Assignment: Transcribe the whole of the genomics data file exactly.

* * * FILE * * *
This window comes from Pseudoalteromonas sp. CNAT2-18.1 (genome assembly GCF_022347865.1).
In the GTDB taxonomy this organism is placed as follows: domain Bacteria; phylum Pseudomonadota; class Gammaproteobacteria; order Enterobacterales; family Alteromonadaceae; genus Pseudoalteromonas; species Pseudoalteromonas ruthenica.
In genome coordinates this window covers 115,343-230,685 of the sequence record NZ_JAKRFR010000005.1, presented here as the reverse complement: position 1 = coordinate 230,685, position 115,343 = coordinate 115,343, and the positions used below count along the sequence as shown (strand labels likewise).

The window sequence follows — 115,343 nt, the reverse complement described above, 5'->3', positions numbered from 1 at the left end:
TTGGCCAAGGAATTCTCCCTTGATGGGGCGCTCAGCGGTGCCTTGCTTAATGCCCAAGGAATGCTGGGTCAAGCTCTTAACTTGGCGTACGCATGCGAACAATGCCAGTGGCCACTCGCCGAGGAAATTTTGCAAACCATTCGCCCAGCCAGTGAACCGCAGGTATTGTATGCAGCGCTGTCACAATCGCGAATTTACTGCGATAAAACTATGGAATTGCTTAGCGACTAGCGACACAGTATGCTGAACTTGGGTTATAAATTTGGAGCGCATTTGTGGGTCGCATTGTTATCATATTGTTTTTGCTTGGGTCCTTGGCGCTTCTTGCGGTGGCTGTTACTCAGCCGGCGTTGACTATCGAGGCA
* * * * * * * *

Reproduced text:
This window comes from Pseudoalteromonas sp. CNAT2-18.1 (genome assembly GCF_022347865.1).
In the GTDB taxonomy this organism is placed as follows: domain Bacteria; phylum Pseudomonadota; class Gammaproteobacteria; order Enterobacterales; family Alteromonadaceae; genus Pseudoalteromonas; species Pseudoalteromonas ruthenica.
In genome coordinates this window covers 115,343-230,685 of the sequence record NZ_JAKRFR010000005.1, presented here as the reverse complement: position 1 = coordinate 230,685, position 115,343 = coordinate 115,343, and the positions used below count along the sequence as shown (strand labels likewise).

The window sequence follows — 115,343 nt, the reverse complement described above, 5'->3', positions numbered from 1 at the left end:
TTGGCCAAGGAATTCTCCCTTGATGGGGCGCTCAGCGGTGCCTTGCTTAATGCCCAAGGAATGCTGGGTCAAGCTCTTAACTTGGCGTACGCATGCGAACAATGCCAGTGGCCACTCGCCGAGGAAATTTTGCAAACCATTCGCCCAGCCAGTGAACCGCAGGTATTGTATGCAGCGCTGTCACAATCGCGAATTTACTGCGATAAAACTATGGAATTGCTTAGCGACTAGCGACACAGTATGCTGAACTTGGGTTATAAATTTGGAGCGCATTTGTGGGTCGCATTGTTATCATATTGTTTTTGCTTGGGTCCTTGGCGCTTCTTGCGGTGGCTGTTACTCAGCCGGCGTTGACTATCGAGGCA